As the energy regulator begins work on its energy tariff consultation, Which? urges consumers to put pressure on the regulator to stamp out confusing practices.
The energy regulator, Ofgem, has the chance to reform energy tariffs as part of its retail market review this year.
With help from over 5,000 UK consumers, Which? is pressing the regulator to force companies to adopt a simple tariff system.
However, so far, Ofgem’s plans for reform still leave the door open for energy suppliers to confuse customers with complex tariff structures.
Richard Lloyd, executive director of Which?, said: ‘What Ofgem is suggesting is an important step in the right direction. But it does not go far enough to solve the problems that consumers face with confusing tarriffs’.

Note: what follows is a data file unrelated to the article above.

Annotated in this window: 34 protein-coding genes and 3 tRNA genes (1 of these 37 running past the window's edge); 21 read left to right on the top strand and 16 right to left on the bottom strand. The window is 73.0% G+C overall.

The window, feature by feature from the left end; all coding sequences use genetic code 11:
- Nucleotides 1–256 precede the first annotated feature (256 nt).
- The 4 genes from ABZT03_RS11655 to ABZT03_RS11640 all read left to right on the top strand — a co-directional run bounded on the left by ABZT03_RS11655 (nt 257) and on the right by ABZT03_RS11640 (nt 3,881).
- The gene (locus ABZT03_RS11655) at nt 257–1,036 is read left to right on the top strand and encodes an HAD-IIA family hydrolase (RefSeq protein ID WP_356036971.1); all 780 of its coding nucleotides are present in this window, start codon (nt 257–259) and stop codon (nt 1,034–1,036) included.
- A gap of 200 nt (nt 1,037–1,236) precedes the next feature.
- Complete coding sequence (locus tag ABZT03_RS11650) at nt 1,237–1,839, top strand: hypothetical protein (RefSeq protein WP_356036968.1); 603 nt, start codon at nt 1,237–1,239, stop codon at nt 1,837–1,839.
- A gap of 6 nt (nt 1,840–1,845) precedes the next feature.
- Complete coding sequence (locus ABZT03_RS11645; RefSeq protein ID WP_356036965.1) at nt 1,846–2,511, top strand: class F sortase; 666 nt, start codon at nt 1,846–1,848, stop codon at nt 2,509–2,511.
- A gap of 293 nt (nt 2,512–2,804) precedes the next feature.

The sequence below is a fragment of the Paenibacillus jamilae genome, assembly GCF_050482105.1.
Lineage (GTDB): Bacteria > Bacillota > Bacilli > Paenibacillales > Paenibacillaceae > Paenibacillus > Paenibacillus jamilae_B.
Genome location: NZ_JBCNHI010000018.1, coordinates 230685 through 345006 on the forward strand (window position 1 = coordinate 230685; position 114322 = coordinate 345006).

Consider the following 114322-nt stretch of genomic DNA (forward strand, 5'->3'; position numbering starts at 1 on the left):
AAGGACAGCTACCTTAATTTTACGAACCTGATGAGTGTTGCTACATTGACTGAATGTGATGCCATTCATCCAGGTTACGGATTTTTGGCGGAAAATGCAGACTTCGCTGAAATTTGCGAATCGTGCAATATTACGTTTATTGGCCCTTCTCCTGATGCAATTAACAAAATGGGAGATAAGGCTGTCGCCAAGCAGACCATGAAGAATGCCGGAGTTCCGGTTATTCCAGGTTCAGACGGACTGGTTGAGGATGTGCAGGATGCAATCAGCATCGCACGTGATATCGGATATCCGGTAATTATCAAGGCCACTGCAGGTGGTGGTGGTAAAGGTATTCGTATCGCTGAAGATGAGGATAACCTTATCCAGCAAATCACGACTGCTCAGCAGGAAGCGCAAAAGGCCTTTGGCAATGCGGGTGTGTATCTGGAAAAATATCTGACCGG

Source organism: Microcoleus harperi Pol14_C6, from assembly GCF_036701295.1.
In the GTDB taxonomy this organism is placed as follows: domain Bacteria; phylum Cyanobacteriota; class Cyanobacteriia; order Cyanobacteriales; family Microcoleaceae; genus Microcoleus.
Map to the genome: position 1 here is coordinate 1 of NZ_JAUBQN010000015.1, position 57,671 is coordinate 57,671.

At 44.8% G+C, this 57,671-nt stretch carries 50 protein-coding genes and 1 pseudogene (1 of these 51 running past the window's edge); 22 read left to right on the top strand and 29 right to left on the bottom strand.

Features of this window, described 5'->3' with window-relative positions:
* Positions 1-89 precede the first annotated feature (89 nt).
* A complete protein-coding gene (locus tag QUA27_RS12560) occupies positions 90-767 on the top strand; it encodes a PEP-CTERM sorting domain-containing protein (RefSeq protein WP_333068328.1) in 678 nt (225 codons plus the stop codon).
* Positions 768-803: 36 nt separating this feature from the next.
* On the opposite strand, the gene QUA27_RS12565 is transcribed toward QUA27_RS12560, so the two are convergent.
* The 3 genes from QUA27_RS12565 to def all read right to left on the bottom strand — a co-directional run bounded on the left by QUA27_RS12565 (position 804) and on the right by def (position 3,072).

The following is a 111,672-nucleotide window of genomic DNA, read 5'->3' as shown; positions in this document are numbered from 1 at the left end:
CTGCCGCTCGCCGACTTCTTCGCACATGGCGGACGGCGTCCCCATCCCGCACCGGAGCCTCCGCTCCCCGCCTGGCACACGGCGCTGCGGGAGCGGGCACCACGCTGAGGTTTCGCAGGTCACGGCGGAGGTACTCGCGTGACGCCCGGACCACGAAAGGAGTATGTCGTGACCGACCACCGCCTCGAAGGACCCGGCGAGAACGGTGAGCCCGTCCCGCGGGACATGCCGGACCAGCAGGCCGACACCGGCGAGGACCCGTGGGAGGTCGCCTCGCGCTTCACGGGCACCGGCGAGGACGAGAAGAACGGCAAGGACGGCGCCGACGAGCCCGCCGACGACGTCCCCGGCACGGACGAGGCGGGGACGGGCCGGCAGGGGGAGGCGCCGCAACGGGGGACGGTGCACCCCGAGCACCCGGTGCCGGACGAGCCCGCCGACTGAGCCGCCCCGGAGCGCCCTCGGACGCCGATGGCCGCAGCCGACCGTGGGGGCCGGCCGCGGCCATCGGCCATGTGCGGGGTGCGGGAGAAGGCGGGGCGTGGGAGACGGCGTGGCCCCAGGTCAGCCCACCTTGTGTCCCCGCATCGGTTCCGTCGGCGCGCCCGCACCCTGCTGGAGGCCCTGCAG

He added: ‘In our research only one out of the 36 people we tested could work out their energy costs. It’s time to clear up the confusion so that energy customers can easily compare different suppliers.’
The Which? simple tariff
Which? is calling for all energy companies to adopt a simple tariff that will make it easier to compare different energy company costs.
The tariff would include:
- A daily standing charge covering just the cost of keeping you connected to the network – this would be set by Ofgem and the same for all energy companies.
- A simple unit price for any energy units you use, which includes any discounts you’re entitled to.
The Which? tariff would not stop companies from offering genuinely innovative products, such as time-of-use tariffs for smart meters, but it would put an end to the confusion caused by tiered pricing structures and complicated and sometimes unfair discounts – all of which makes it harder for consumers to find the best deal.
Ofgem’s current plans allow for the simple tariff format but only on standard tariffs – usually the most expensive tariff offered by a supplier. This means that people who want a better deal will still have to wade through numerous other deals in order to get low cost energy.
Email Ofgem to ask them to tackle confusing energy tariffs by adding your email address to the box below.